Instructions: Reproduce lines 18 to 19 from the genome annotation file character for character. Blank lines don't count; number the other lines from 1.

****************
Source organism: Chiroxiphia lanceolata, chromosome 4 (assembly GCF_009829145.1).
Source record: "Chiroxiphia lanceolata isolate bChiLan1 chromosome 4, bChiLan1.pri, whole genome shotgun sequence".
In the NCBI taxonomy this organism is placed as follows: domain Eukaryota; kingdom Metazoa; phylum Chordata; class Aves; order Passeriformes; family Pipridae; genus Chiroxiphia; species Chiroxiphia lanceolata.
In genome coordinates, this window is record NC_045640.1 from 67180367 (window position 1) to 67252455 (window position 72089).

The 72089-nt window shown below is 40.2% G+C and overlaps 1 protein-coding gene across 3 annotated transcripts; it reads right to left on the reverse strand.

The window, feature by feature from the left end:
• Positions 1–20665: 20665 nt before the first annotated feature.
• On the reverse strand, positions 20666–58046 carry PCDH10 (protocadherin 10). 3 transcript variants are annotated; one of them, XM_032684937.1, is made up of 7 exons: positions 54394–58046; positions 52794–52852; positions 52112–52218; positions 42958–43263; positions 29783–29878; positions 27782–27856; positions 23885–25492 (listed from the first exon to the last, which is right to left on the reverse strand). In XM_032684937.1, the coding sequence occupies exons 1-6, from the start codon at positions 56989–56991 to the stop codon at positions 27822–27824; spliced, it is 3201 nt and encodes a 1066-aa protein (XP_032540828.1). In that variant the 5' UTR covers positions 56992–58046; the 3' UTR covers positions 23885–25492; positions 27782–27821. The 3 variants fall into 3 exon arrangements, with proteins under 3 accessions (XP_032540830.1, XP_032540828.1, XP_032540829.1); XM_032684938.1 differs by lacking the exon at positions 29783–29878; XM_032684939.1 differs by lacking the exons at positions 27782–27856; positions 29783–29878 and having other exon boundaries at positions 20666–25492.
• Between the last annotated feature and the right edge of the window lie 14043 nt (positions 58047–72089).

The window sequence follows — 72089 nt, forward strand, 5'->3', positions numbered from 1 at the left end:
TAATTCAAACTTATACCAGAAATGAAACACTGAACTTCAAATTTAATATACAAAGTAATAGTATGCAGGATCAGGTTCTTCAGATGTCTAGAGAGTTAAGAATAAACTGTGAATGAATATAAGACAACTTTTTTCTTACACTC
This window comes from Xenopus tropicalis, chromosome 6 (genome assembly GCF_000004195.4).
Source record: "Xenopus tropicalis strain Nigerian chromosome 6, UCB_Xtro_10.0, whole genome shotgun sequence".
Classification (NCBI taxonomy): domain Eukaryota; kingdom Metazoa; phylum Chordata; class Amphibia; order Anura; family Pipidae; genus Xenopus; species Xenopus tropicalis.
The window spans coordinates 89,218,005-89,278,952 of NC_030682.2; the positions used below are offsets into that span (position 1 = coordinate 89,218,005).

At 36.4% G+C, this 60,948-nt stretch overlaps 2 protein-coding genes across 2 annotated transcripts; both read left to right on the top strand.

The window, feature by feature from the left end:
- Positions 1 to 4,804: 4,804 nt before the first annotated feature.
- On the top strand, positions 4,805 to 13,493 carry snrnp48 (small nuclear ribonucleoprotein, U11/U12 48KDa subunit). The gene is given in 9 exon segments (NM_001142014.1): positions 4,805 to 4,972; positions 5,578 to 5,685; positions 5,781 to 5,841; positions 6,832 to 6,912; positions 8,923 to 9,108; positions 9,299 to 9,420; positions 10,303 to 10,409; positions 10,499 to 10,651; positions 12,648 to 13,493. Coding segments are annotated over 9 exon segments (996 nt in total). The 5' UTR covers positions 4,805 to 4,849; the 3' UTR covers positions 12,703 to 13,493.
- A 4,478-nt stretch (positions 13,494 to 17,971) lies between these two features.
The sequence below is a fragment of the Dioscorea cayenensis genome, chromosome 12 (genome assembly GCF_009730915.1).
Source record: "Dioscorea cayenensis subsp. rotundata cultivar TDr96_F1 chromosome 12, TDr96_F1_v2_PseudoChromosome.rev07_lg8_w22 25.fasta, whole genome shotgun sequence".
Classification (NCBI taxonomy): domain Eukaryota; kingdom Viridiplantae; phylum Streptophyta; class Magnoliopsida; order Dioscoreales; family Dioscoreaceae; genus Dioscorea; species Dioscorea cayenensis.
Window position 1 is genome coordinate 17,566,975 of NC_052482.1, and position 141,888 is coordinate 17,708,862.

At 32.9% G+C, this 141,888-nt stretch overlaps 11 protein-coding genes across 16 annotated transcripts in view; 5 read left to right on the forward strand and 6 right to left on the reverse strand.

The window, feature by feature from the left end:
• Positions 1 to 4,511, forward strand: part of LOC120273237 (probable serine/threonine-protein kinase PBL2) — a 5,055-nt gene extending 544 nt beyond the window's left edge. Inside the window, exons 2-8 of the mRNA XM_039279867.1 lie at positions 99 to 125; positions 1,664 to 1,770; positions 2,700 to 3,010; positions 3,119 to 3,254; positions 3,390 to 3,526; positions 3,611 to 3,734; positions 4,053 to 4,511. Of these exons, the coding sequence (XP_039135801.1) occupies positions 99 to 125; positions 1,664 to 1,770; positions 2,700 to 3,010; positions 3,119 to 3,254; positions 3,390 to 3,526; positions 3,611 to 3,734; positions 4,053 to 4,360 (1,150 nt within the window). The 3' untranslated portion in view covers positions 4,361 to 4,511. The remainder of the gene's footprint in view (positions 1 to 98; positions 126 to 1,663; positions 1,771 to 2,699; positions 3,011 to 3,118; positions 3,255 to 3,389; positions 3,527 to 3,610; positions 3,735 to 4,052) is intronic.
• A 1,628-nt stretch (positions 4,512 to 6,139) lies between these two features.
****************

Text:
- Positions 1 to 4,804: 4,804 nt before the first annotated feature.
- On the top strand, positions 4,805 to 13,493 carry snrnp48 (small nuclear ribonucleoprotein, U11/U12 48KDa subunit). The gene is given in 9 exon segments (NM_001142014.1): positions 4,805 to 4,972; positions 5,578 to 5,685; positions 5,781 to 5,841; positions 6,832 to 6,912; positions 8,923 to 9,108; positions 9,299 to 9,420; positions 10,303 to 10,409; positions 10,499 to 10,651; positions 12,648 to 13,493. Coding segments are annotated over 9 exon segments (996 nt in total). The 5' UTR covers positions 4,805 to 4,849; the 3' UTR covers positions 12,703 to 13,493.